NEW YORK—Rafael Nadal looked nothing if not comfortable at the start of his first hard-court match in nearly a year. On a relatively slow surface, and in an environment where less-than-100-percent effort is encouraged, Nadal was provided the time to show off his entire arsenal. His backhand, up close, was potent, not simply a rally shot. His forehand looked fantastic at times, particularly in the first game, when Rafa terminated a cross-court exchange with a down-the-line swipe. After breaking serve, Nadal traded lobs with his opponent, Juan Martin del Potro, as one is obliged to do in tennis exhibitions. Whether he was playing or "playing," Nadal looked quite comfortable out there.
So with that in mind, what should we make of Nadal's 7-6 (4), 6-4 loss to del Potro in front of a massive Madison Square Garden crowd? Instead of "not much," how about this: A lot less than if Nadal loses to del Potro by the same score sometime next week at Indian Wells.
Coming off a title run in Acapulco capped by a 6-0, 6-2 dusting of David Ferrer, Nadal could be forgiven for looking slightly weary during this late-evening contest. Rafa has kept busy since returning from a seven-month absence in South America, and today's events paraded the Spaniard around New York City.
Nadal could also be forgiven for appearing slightly cautious at times tonight, returning to the surface which has become his most threatening. Rafa scampered aplenty, but rarely took full sprints, and he pulled the trigger on his groundstrokes earlier as the match wore on. It might explain why Nadal came to net so often, much like del Potro did. Both men volleyed well, and each struck a no-look backhand smash, a shot more difficult than much of the hot-doggery on display.
The key to the outcome was the tiebreaker, which Nadal led 4-2. But del Potro took the final five points, three on Nadal backhand errors. It was a sharp turn of events, and signaled what was to come. The Argentine retained his momentum in the second set, racing to a 4-2 lead before both men held their final two service games. For Nadal, I have to think this was a satisfying effort and good practice before he (likely) plays Indian Wells. Nothing more—but definitely nothing less.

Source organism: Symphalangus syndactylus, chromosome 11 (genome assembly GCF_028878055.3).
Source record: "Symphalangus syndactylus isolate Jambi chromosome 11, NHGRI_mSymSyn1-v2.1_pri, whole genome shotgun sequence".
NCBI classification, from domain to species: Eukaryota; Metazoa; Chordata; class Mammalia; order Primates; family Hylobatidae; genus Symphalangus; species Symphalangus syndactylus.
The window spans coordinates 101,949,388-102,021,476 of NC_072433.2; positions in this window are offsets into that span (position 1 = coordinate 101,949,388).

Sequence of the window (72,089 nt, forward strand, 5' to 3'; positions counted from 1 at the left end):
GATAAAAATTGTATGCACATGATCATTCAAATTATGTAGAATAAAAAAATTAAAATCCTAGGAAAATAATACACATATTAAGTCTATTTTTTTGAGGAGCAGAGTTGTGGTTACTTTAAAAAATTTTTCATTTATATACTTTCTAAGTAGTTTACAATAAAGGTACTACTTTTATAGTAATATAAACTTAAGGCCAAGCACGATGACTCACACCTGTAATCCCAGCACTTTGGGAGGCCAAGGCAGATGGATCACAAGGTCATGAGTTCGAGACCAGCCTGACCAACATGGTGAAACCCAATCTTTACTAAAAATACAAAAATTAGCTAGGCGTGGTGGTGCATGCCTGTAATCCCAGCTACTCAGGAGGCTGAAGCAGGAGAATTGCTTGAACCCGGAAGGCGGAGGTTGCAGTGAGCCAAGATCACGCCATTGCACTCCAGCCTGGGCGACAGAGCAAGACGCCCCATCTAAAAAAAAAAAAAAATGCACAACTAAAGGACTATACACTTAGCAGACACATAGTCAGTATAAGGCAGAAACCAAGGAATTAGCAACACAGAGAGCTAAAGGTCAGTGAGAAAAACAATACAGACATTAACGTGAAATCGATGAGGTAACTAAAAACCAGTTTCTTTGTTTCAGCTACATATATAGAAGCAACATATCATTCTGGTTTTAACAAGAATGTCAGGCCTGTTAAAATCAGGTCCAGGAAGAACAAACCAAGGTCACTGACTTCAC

Two other things bear mentioning from this match: First, the highlight of the evening, an impromptu doubles match, with Nadal and actor Ben Stiller taking on del Potro a young girl who looked no older than 10. She was the star of the show, and not just because she was held high by del Potro and greeted warmly by Rafa at net—she earned their praise and a standing ovation with some fine volleys. She'll never forget that experience; kudos to both men for making it happen.
Second, a word about del Potro. His forehand gets top billing, and when he fires it like he did in New York City three-and-a-half years ago, it's obvious why. But watch his backhand, too. In the 2011 Davis Cup final in Seville, del Potro completely nullfied Nadal's bread-and-butter shot, his lefty cross-court forehand, with his powerful two-hander that largely determined the rallies. Del Potro won the first set, and really should have taken that match the full five. It would be Rafa's day in the end, but del Potro, as he often does, showed flashes of his Slam-winning self. I'm interested to see how Nadal fares on hard courts this month, but I can say the same for del Potro as well.